I feel like a fool sometimes for reaching out to those people and try to give them a chance to make amends, clear the air and have a positive interaction with me — but some of those people would rather make it seem like I am the one at fault; like I deserved it.

Reliving these terrible instances is a horrible way to live. Oh, and not only live, but sleep, dream or even have nightmares about it. Why are some worthy of respect from these individuals, even friends of mine, and yet I’m not? I don’t know if it’s because I’m wired differently, because I’m neurodiverse or because my skin isn’t as thick as it could be. I wear my heart on my sleeve. I spent so many years crying and being ‘beat up’ emotionally by those around me, including a family member who should have set a good example. The term “emotional punching bag” comes to mind.

DoodleBeth illustrates it perfectly. It was truly kismet to see this images yesterday.

If someone gives you the chance to make things right, please don’t insinuate that the victim is the one to blame when given the chance to make things right:

“I am sorry you harboured this feeling for so long. i’m not sure if I can give you the response that you wanted – but I do hope you can mend that hole.”

 

In conclusion:

Please make amends with those you may have hurt.
Your words are more powerful than you realize.
Be kind.

My Story: Part 1

I was born near the end of the 80s. A time of plenty.

My entrance in to the world was a rocky one. I was born with a couple of birth defects and had surgery shortly after I was born. I had another surgery months (or weeks?) later.

I grew up in an upper class neighbourhood (in Vancouver, BC Canada) in a big pink house that wasn’t much older than me with my family being the very first owners. The houses surrounding us were mostly heritage homes, few of which are still standing today.

I attended a religion-based private/community school from Nursery 3 up until the 6th grade. It was horrible and I spent nearly every day crying. I’d start my day with a sense of dread, spend the middle of the day battling with my own self esteem as those around me diminished it any chance they got. I’d come home and have one of my parents ask me how school was or what I did. It was the last thing I wanted to answer and I would get scolded for being evasive.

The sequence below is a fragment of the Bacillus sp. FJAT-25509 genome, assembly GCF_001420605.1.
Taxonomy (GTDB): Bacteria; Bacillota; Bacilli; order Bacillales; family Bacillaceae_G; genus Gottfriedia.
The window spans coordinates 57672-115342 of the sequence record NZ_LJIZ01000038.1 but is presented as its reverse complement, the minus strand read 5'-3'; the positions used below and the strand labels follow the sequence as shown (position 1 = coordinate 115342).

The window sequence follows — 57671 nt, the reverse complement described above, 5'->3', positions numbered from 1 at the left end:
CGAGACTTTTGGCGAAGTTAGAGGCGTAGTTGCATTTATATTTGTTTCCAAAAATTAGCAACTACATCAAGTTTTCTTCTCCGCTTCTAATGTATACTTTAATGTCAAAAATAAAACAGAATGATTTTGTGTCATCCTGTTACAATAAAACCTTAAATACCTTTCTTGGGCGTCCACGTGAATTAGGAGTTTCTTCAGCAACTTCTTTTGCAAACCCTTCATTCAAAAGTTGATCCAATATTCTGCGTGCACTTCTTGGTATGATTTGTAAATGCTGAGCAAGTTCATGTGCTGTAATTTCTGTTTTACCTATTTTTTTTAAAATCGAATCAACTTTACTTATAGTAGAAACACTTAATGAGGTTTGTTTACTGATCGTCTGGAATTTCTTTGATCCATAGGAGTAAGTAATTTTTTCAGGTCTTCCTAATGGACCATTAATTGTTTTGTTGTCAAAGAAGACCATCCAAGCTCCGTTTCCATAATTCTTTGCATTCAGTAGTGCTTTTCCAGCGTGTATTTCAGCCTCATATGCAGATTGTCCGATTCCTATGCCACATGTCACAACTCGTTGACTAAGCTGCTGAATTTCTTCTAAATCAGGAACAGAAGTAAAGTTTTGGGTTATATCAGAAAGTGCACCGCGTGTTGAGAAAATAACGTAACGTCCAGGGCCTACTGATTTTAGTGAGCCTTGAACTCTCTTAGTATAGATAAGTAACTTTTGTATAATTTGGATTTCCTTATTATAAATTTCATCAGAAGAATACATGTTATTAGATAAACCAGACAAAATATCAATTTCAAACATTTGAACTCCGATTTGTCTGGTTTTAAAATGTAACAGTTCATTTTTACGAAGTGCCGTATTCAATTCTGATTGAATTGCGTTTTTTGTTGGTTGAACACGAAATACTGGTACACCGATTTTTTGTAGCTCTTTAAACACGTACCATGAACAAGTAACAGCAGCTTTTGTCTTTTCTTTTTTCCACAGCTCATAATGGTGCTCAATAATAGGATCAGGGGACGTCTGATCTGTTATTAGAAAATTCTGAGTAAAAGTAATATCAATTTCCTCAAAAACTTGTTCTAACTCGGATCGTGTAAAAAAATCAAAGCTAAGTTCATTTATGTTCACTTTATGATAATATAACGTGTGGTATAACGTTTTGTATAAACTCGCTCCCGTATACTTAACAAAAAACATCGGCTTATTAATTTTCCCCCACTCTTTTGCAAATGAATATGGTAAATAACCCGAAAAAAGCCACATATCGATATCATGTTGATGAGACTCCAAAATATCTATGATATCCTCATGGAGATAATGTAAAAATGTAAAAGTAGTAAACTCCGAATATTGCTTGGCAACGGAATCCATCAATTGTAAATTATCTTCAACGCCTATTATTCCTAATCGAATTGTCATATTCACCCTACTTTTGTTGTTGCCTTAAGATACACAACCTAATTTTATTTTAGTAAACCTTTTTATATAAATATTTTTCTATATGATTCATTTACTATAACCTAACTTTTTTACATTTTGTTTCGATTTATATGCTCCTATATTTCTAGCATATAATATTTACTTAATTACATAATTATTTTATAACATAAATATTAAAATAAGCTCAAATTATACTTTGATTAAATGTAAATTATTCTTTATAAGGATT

I then transferred to a private school and the very same problems followed me there. 6th grade and part of the 7th grade. I wanted to vanish, forever. The kids were just as cruel but they didn’t spend 9 years of their lives growing up with me- not that it made any kind of difference.

I transferred schools again, this time it was a multi-modal program with another very high price tag for me to attend (yes, the last two schools definitely cost notable chunks of change). I had made a couple of friends, but I still felt like I wasn’t supposed to be there. I wasn’t sure where I would ever fit in. This time, it was a couple of teachers that I clashed with. Mr. H – he got mad at me through my ’emo’ years for wearing a spiked bracelet. He told me it was banned and that I was NEVER to wear it again. I kept asking why? What was wrong with it? I didn’t get a solid answer. I was very upset. I went to the office and the receptionists were talking about me right behind my back. I called my Mom and within NO TIME at all she came to the school and confronted the teacher. She asked him, point-blank, if he thought it was some kind of “S&M thing” and he wouldn’t say anything! She then confronted the receptionists and they admitted they were talking about me.

I love my Mom so much, she’s always been my #1 and ALWAYS been there for me. She’s my best friend.

The second teacher, Mr. F was the art teacher. He told me once that all my art looked the same and constantly excluded me from events that were meant for everyone. It was a struggle to KNOW that i was purposely left out.

This is Part 1 of my story. If you’re interested in knowing more, please let me know.

Love,

Margaux

Socially Inept.

There are plenty of us who are able to express ourselves and plenty who can not. I always hope when I share my stories that I am able to speak from deep within. It’s incredibly humbling when I receive messages of support.

To know that there are people out there who find what I say relatable and comforting is wonderful.

With everything that has been going on in the Autistic community, primarily those who have chosen to speak for us/at us without being Autistic, I feel that much more compelled to share the experiences that have shaped me.

I feel fragile and lonely at times. I wear my heart on my sleeve and I am still growing, changing and evolving. I realize that the sentiment “be kind” can be so much more. Hold the door open, say hi to someone! Maybe even practice random acts of kindness? The simplest acknowledgement can really brighten a human’s day.

Love,

Margaux

Actually Autistic: Rejection and Defeat